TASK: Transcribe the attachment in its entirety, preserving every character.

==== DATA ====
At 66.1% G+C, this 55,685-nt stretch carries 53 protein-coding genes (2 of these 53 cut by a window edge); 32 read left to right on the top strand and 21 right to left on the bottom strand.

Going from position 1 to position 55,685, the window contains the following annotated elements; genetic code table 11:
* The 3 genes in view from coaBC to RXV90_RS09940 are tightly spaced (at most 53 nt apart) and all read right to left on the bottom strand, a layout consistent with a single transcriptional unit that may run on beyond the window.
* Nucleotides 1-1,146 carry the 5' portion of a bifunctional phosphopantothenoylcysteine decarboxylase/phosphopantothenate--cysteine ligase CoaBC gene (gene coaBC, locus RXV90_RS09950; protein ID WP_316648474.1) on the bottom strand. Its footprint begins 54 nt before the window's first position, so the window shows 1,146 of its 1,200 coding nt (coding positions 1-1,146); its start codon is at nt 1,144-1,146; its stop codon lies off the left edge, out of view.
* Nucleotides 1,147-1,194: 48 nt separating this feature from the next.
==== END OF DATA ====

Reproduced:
At 66.1% G+C, this 55,685-nt stretch carries 53 protein-coding genes (2 of these 53 cut by a window edge); 32 read left to right on the top strand and 21 right to left on the bottom strand.

Going from position 1 to position 55,685, the window contains the following annotated elements; genetic code table 11:
* The 3 genes in view from coaBC to RXV90_RS09940 are tightly spaced (at most 53 nt apart) and all read right to left on the bottom strand, a layout consistent with a single transcriptional unit that may run on beyond the window.
* Nucleotides 1-1,146 carry the 5' portion of a bifunctional phosphopantothenoylcysteine decarboxylase/phosphopantothenate--cysteine ligase CoaBC gene (gene coaBC, locus RXV90_RS09950; protein ID WP_316648474.1) on the bottom strand. Its footprint begins 54 nt before the window's first position, so the window shows 1,146 of its 1,200 coding nt (coding positions 1-1,146); its start codon is at nt 1,144-1,146; its stop codon lies off the left edge, out of view.
* Nucleotides 1,147-1,194: 48 nt separating this feature from the next.